A test pilot is disbelieved when he encounters an unidentified flying object during the inaugural flight of a new jet plane. He’s dismissed from his job, but further sightings follow and he is recruited by the US military to join a secret mission to infiltrate Red China. An identical craft has been reported hidden in the ruins of an isolated church…
Late 1960’s Cold War adventure spiced up with a science fiction gimmick and a surprising, if heavy-handed, message about international tolerance and co-operation. But that’s for later, the focus at the start is handsome, square-jawed top gun John Ericson shooting through the wild blue yonder and putting an experimental jet through its paces. There’s a lot riding on the flight; top military brass are watching and a big fat defence contract is almost a certainty. In fact, bossman Bartlett Robinson is so sure of success that he’s even had the plane fitted out with air force insignia and markings. That decision must have gone down well with writer-director Frank Telford. It meant that he could source lots of jet plane stock footage from a reasonably priced local film library.
But does Ericson really have the right stuff? When he panics due to sunlight reflecting off clouds (the best explanation for a UFO sighting ever!), and starts flying all over the sky, he’s persona non grata when he gets his boots back on terra firma. Of course, no-one believes his ridiculous story of being buzzed by a bright blue badly animated flying saucer so he’s out on his ear. After comrade Bill Mims is killed during another close encounter, Ericson gets the call from Washington where he meets stiff-necked army spook Dan Duryea. There’s strange rumblings in communist China and when Ericson confirms that a five year-old’s scribbled drawing is an accurate depiction of the alien craft that he saw (it’s not), he’s off to the Chinese outback (heroically played by a mis-cast Southern California) as part of Duryea’s investigative team.
To give Telford’s film credit, all these developments are crammed into the first half hour and seconds after landing on Chinese soil, our heroes run into some Russians on the same mission. The commies are led by suspicious Vincent Beck and include blonde scientist Lois Nettelton. She clashes with Ericson immediately, of course, and just as predictably they start making the old goo-goo eyes at each other minutes later.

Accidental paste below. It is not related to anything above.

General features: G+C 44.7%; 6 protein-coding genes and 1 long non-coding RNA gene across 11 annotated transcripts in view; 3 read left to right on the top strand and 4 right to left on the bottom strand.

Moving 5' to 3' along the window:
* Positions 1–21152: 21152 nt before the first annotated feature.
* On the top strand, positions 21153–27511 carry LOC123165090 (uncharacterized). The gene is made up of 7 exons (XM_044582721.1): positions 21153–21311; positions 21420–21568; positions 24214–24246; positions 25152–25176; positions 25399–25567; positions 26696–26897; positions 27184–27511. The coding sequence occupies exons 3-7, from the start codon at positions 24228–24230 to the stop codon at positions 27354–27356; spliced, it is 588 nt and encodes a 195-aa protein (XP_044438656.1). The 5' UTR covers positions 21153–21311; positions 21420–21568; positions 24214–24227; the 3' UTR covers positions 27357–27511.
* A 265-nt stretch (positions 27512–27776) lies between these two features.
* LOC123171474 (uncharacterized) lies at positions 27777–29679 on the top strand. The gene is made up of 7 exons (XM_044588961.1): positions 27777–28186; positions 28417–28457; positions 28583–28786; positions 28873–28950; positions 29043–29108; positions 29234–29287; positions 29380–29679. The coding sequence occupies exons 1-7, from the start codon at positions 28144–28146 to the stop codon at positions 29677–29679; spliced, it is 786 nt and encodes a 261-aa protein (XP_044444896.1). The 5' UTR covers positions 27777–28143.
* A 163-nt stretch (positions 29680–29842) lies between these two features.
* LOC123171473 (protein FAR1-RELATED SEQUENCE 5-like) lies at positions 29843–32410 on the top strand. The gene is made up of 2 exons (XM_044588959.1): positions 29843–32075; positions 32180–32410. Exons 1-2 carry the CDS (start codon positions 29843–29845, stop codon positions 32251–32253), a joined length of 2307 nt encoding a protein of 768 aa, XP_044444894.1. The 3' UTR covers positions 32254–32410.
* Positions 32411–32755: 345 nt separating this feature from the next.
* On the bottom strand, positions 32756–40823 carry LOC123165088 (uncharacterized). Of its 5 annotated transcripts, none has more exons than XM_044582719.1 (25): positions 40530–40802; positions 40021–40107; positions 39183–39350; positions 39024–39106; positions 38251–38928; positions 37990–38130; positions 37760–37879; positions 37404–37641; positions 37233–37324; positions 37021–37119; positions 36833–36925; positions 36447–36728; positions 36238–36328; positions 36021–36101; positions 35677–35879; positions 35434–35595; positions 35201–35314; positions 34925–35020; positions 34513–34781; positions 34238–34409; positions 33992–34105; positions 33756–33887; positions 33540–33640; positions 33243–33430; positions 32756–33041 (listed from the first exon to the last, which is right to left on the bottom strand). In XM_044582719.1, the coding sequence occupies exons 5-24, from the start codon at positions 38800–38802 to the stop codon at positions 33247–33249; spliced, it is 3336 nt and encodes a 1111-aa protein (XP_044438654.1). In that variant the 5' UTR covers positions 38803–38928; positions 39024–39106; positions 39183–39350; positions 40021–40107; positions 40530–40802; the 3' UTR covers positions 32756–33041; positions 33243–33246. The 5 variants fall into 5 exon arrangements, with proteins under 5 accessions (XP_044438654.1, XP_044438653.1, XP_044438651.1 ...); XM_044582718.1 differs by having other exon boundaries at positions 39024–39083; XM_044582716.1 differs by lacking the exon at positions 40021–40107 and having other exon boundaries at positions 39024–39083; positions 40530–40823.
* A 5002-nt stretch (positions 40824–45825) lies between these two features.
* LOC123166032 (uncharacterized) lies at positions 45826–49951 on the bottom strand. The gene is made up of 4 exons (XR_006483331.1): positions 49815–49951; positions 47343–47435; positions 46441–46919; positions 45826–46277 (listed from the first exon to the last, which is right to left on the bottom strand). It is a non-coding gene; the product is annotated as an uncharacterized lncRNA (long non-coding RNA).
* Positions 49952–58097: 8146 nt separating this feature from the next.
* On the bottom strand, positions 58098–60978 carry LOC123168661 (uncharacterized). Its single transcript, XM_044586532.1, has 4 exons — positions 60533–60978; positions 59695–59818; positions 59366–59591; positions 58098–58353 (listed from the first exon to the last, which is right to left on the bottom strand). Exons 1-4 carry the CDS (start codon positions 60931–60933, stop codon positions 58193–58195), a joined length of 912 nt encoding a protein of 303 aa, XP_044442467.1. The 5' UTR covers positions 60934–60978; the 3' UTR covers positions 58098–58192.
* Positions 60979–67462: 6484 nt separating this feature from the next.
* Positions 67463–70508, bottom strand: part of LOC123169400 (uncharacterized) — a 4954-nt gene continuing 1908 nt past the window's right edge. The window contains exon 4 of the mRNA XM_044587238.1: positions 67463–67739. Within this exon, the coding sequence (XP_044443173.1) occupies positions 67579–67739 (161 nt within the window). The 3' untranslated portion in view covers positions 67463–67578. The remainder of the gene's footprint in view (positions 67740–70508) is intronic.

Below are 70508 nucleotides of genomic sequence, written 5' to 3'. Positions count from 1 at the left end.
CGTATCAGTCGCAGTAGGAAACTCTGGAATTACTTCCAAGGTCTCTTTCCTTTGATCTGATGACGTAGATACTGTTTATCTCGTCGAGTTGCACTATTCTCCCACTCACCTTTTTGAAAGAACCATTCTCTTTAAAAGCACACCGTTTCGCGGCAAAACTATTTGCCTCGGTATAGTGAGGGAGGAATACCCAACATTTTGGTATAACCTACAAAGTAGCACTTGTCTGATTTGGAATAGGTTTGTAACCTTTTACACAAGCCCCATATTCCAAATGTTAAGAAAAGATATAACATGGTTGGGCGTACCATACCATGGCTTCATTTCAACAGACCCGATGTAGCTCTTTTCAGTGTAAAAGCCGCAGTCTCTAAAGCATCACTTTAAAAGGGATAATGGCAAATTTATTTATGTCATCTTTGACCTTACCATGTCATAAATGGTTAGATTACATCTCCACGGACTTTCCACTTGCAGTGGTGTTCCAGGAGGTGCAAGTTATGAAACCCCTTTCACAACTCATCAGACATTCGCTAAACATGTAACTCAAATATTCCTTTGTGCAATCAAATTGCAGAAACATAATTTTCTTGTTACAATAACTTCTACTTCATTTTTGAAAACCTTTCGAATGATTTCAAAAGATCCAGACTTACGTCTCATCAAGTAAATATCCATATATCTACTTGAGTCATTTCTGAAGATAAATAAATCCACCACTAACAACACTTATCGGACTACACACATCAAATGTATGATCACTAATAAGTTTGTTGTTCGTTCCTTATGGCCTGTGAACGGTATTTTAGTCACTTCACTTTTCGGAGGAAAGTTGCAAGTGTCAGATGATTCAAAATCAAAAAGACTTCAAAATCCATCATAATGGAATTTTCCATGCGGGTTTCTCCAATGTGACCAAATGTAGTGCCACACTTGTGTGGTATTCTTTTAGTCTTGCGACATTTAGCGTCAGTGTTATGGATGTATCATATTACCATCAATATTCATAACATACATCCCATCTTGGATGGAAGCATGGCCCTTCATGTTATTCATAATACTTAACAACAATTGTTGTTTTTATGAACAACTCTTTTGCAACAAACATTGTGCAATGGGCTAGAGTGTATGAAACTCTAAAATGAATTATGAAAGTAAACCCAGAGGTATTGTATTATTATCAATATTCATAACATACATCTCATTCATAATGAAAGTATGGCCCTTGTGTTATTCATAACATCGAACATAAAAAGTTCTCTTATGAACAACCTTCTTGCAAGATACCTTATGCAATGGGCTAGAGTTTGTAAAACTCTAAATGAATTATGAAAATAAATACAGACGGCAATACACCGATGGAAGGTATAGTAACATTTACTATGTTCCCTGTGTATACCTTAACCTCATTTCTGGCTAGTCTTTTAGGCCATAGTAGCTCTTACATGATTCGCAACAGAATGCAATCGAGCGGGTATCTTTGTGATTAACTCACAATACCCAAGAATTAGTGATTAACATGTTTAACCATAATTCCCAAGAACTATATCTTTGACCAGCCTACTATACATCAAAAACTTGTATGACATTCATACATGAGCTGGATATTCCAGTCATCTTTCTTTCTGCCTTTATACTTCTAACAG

Reluctantly agreeing to co-operate to avoid Chinese patrols, the mismatched teams reach the church and find the spacecraft with only half the movie gone! I’d expected an endless trek with their objective only reached in the closing stages. And here’s another surprise! It really is an alien spaceship, not a hoax or a Chinese super weapon. Sure, entry is gained by pointing an electric razor in its general direction (it’s the sound frequency, you see) and the extra-terrestrial crew died offscreen before the film even began, but nevertheless it is from out of this world, so it’s a legitimate science fiction film. Ok, the craft’s interior is painted silver and it’s just a round room with lots of knobs, levers and control panels that wouldn’t look out of place in any radio room of the time but at least it uses magnetic lines as its form of propulsion! I’m not sure if this is a scientifically feasible energy source but it might be because…you know…aliens!
Unfortunately, the film sags after the initial discovery. Duryea and Beck don’t trust each other, there’s a local mother with a sick young baby, the enemies are forced to work together, and the Chinese turn up waving guns about near the end. But the ship does get off the ground and a dangerous outer space journey is completed using brains, rather than brawn. Which is nice. Just not very exciting.
This is a middling adventure at best, but with some very obvious good and bad points. Nettleton throws herself into her role and spends a lot of time acting as interpreter between Duryea and Beck. So much so in fact that I’m guessing that the Russian language used must have been genuine, although the frequent back and forth translations do slow things down quite a bit. Performances are decent enough with Duryea good value as ever, although Ericson does lack a little personality as a leading man. Unfortunately, there is an elephant in the room here, and that’s the SFX. Simply put, they are atrocious. The saucer is even animated when it’s on the ground and it looks hopelessly cheap and tatty. This was never going to be a great film, but it is a shame that wasn’t a sufficient budget for at least something a little better.
This was Duryea’s final film, and it seems certain that he was already battling the cancer that killed him during its production. He was gone several months before the film even hit theatres and there’s a moment where he (unconsciously?) hitches up his trousers which seem suddenly at least a size too big for him. He’d only become an actor in the first place due to health issues, seeking out a less stressful profession after a heart attack in his twenties left him bedridden for a year. Advertising’s loss was the screen’s gain, however, and he enjoyed a long and successful career, mostly in noir pictures and Westerns, playing both heroes and psychotic villains with serious panache and charisma.
Writer-director Frank Telford provided scripts for many hit network TV shows over the years, including adventures for ‘T.J. Hooker’, ‘Police Woman’, ‘Gemini Man’ and the crew of ‘Hawaii Five-0’. He also wrote Jack Arnold’s rather damp underwater-science fiction comedy ‘Hello Down There’ (1969).
Considering the obvious lack of resources, this is a reasonable enough ‘B’ picture of its time, helped enormously by the prescience of both Duryea and Nettleton.